For Obama, It's More Business Than Friendships With World Leadersi
X
Aru Pande
April 01, 2015 9:09 PM
The rift between President Barack Obama and Israeli Prime Minister Benjamin Netanyahu has put a spotlight on the importance of the American leader’s personal relationships with other world leaders and what role such friendships play in foreign policy. VOA's Aru Pande reports.
Video

Video For Obama, It's More Business Than Friendships With World Leaders

The rift between President Barack Obama and Israeli Prime Minister Benjamin Netanyahu has put a spotlight on the importance of the American leader’s personal relationships with other world leaders and what role such friendships play in foreign policy. VOA's Aru Pande reports.
Video

Video Buhari: Nigeria Has ‘Embraced Democracy’

Nigeria woke up to a new president-elect Wednesday, Muhammadu Buhari. But people say democracy is the real winner as the country embarks on its first peaceful handover of power since the end of military rule in 1999. VOA’s Anne Look reports from Abuja.
Video

Video Tiny Camera Sees Inside Blood Vessels

Ahead of any surgical procedure, doctors try to learn as much as possible about the state of the organs they plan to operate on. A new camera developed in the Netherlands can now make that easier - giving surgeons an incredibly detailed look inside blood vessels, all the way to the patient’s heart. VOA’s George Putic has more.
Video

Video Latin American Groups Seek Fans at Texas Music Festival

Latin American music groups played all over Austin, Texas, during the recent South by Southwest festival, and some made fans out of locals as well as people from around the world who had come to hear music. Such exposure can boost such groups' image back home. VOA’s Greg Flakus reports.
Video

Video Stockton Community, Police, Work to Improve Relations

Relations are tense between minority communities and police departments around the United States following police shootings that have generated widely-publicized protests. VOA's Mike O’Sullivan reports from Stockton, California, where police and community groups are working toward solutions, with backing from Washington.
Video

Video Indiana Controversy Highlights Divergent Meanings of Religious Freedom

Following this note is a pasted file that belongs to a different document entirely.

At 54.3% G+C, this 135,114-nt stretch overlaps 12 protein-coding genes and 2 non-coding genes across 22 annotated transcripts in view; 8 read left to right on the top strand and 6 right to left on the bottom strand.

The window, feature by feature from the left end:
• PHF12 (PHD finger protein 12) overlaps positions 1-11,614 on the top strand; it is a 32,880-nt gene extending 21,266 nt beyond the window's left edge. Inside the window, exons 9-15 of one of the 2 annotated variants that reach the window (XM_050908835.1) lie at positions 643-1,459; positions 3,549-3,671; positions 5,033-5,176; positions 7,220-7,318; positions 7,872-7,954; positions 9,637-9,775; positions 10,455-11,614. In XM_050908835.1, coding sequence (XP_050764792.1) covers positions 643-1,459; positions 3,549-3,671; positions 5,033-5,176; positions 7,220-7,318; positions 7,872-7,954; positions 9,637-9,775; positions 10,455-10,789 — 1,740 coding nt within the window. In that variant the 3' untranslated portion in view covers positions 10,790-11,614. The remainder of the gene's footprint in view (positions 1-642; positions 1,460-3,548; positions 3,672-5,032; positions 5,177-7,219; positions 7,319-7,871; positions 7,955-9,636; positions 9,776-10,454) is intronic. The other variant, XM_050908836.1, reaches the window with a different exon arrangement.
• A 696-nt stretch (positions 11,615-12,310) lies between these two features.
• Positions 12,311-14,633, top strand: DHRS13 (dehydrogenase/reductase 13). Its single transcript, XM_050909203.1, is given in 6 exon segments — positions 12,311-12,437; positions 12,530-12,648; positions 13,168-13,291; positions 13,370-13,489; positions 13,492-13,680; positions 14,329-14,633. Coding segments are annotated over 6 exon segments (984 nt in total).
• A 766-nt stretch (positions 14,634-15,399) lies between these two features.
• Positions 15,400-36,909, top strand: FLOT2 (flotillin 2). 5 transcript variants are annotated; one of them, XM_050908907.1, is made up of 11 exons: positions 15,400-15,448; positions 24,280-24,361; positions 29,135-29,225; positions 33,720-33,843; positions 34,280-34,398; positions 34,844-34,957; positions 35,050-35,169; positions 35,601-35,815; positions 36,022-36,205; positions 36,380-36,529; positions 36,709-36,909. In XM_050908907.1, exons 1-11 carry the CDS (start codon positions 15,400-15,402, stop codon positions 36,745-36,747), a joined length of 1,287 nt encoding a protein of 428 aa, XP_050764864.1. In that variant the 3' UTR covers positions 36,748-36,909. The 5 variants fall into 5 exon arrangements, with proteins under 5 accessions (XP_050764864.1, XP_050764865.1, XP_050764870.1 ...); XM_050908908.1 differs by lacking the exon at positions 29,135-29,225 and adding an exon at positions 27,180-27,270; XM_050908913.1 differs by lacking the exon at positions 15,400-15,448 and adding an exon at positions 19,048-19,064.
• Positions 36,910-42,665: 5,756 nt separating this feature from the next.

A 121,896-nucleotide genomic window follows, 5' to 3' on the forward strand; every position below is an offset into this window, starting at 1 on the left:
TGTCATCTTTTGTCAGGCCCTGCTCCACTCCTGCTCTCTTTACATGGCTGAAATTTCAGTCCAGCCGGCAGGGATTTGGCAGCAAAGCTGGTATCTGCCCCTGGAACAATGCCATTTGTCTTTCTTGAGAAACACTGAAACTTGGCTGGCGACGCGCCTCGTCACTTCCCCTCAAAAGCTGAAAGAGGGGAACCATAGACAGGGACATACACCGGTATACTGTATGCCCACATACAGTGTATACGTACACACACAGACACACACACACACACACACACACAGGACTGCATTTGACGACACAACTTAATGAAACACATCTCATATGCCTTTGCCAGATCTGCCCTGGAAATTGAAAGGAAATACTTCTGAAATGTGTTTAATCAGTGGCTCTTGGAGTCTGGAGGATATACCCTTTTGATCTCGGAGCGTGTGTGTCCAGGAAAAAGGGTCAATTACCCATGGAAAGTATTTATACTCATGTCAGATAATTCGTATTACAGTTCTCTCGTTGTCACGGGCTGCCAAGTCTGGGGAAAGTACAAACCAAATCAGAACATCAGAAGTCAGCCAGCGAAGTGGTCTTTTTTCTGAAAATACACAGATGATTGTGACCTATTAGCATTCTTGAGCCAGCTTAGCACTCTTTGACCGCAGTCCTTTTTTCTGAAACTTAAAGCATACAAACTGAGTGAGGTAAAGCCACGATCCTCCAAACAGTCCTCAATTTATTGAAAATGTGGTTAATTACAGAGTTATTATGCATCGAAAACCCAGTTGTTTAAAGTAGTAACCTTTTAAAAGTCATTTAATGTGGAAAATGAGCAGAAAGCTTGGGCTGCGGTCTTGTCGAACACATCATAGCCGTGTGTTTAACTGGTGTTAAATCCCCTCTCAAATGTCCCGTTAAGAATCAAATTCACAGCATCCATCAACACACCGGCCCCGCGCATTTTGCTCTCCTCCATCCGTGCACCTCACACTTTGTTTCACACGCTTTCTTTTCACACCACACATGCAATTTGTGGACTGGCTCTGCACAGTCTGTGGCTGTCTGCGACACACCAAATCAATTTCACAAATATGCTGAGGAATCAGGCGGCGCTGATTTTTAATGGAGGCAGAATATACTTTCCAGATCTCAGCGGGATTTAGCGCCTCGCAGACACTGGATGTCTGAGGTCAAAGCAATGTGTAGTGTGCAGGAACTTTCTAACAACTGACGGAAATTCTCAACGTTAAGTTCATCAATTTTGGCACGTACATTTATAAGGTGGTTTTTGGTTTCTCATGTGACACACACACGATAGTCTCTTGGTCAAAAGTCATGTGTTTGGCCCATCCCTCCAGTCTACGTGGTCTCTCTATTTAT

Indiana’s state government has triggered a nationwide controversy by approving a law that critics say is aimed at allowing discrimination against gays and lesbians. The controversy stems from divergent notions of religious freedom in America. VOA's Jerome Socolovsky reports.
Video

Video Report: State of Black America a 'Tale of Two Nations'

The National Urban League has described this year's "State of Black America" report as a "tale of two nations." The group's annual report, released earlier this month (March), found that under an equality index African Americans had only 72% parity compared to whites in areas such as education, economics, health, social justice and civic engagement. It’s a gap that educators and students at Brooklyn’s Medgar Evers College are looking to close. VOA's Daniela Schrier reports from the school.
Video

Video Film Tells Story of Musicians in Mali Threatened by Jihadists

At this year's annual South by Southwest film and music festival in Austin, Texas, some musicians from Mali were on hand to promote a film about how their lives were upturned by jihadists who destroyed ancient treasures in the city of Timbuktu and prohibited anyone from playing music under threat of death. As VOA’s Greg Flakus reports from Austin, some are afraid to return to their hometowns even though the jihadists are no longer in control there.
Video

Video Ebola Vaccine Trials Underway in West Africa

Ebola has claimed the lives of more than 10,000 people in West Africa. Since last summer, researchers have rushed to get anti-Ebola vaccines into clinical trials. While it's too early to say that any of the potential vaccines work, some scientists say they are seeing strong results from some of the studies. VOA's Carol Pearson reports.
Video

Video Philippines Wants Tourists Spending Money at New Casinos

Tourism is a multi-billion dollar industry in the Philippines. Close to five million foreign visitors traveled there last year, perhaps lured by the country’s tropical beaches. But Jason Strother reports from Manila that the country hopes to entice more travelers to stay indoors and spend money inside new casinos.
Video

Video Civilian Casualties Push Men to Join Rebels in Ukraine

The continued fighting in eastern Ukraine and the shelling of civilian neighborhoods seem to be pushing more men to join the separatist fighters. Many of the new recruits are residents of Ukraine made bitter by new grievances, as well as old. VOA's Patrick Wells reports.
Video

Video Cambodian Land Grabs Threaten Traditional Communities

Indigenous communities in Cambodia's Ratanakiri province say the government’s economic land concession policy is taking away their land and traditional way of life, making many fear that their identity will soon be lost. Local authorities, though, have denied this is the case. VOA's Say Mony went to investigate and filed this report, narrated by Colin Lovett.

VOA Blogs

Circumventing Censorship

An Internet Primer for Healthy Web Habits

As surveillance and censoring technologies advance, so, too, do new tools for your computer or mobile device that help protect your privacy and break through Internet censorship.
More